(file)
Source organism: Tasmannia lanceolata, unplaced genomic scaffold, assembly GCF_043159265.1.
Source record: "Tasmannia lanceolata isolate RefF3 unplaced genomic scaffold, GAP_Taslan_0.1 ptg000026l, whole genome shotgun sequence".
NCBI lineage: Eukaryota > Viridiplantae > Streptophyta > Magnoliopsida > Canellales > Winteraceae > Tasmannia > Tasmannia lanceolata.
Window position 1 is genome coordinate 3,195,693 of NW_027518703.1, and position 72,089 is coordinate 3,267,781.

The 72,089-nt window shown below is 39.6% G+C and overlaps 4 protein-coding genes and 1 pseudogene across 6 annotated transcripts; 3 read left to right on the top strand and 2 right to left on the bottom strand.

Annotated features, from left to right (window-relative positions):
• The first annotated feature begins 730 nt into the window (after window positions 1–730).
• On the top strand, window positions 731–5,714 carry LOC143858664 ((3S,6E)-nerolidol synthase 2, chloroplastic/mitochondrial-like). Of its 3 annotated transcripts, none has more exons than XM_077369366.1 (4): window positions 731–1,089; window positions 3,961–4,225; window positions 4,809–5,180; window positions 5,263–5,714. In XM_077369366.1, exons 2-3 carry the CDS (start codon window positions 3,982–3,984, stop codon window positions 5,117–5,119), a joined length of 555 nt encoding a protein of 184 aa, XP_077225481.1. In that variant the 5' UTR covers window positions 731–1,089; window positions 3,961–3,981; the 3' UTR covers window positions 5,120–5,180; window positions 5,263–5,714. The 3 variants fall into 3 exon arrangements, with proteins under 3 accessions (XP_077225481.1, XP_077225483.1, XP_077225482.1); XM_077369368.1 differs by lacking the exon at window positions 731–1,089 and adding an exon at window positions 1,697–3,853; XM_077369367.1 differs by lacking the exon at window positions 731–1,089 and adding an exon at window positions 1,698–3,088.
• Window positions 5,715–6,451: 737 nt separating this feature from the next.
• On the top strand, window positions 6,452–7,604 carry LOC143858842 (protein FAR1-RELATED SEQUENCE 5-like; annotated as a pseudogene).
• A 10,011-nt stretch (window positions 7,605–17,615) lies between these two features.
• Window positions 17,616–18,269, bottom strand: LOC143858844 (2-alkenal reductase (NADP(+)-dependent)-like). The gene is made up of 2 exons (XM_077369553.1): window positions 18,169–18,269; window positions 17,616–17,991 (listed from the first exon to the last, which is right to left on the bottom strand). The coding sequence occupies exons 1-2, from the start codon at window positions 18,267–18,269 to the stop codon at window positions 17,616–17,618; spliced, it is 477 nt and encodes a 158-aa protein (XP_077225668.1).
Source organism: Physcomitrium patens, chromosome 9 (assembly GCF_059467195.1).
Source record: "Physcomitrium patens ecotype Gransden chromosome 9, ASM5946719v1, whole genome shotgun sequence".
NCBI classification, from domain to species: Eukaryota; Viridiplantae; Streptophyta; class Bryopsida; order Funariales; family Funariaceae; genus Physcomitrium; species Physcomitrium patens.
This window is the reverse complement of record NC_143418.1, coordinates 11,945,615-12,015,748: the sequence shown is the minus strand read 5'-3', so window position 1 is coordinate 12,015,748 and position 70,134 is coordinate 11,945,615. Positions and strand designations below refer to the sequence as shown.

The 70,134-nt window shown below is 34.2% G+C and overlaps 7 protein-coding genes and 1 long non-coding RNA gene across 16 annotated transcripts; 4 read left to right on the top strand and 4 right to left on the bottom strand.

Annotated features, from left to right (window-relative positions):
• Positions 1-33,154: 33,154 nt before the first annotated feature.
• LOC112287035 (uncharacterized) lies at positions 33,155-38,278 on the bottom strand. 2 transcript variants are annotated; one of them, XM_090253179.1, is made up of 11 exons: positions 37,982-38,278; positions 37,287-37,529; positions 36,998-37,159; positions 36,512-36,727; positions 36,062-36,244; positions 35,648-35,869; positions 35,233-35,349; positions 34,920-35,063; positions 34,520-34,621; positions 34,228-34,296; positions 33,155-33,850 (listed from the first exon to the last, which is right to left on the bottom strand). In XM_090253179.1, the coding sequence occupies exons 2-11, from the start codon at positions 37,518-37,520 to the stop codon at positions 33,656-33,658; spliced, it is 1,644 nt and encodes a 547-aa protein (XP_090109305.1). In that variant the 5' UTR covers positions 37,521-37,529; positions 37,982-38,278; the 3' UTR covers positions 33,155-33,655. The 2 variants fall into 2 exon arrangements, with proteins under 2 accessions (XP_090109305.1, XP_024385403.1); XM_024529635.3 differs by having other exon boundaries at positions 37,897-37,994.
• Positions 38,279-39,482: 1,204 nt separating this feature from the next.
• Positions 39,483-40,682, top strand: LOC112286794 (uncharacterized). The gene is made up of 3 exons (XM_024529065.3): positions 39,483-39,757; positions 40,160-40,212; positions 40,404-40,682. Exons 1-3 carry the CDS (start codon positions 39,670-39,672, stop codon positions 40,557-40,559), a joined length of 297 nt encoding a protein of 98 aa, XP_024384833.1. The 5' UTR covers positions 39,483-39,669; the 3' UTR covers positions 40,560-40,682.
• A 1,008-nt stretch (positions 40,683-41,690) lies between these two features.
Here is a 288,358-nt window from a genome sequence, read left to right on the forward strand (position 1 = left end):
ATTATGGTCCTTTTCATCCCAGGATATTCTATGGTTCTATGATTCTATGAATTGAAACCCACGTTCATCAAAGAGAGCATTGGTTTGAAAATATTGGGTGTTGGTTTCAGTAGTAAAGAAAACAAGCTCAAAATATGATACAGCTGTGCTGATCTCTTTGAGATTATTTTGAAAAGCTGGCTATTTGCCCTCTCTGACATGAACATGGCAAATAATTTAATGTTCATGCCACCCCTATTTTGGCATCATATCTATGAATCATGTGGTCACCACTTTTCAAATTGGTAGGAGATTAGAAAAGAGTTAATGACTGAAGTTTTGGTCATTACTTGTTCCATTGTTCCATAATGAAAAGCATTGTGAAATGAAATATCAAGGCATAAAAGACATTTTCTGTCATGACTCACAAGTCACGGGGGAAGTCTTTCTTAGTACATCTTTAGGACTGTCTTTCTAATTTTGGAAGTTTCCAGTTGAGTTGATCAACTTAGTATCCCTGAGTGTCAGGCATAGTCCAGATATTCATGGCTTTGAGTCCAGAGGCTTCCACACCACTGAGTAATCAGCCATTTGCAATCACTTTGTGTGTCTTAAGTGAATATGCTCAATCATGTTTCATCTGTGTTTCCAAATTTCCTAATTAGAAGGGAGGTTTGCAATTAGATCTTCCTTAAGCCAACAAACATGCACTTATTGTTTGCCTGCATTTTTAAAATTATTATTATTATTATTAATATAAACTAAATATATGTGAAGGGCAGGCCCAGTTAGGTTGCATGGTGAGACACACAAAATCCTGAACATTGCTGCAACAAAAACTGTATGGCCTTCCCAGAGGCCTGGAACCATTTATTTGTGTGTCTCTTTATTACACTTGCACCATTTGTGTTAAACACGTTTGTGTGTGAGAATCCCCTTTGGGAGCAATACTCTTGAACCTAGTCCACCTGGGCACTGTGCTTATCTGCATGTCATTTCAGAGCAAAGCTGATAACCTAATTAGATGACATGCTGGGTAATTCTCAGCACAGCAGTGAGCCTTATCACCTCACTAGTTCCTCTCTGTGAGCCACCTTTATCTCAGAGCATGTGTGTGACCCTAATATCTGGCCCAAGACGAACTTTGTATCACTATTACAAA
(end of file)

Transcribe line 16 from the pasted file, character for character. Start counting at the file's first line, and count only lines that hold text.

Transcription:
This window is the reverse complement of record NC_143418.1, coordinates 11,945,615-12,015,748: the sequence shown is the minus strand read 5'-3', so window position 1 is coordinate 12,015,748 and position 70,134 is coordinate 11,945,615. Positions and strand designations below refer to the sequence as shown.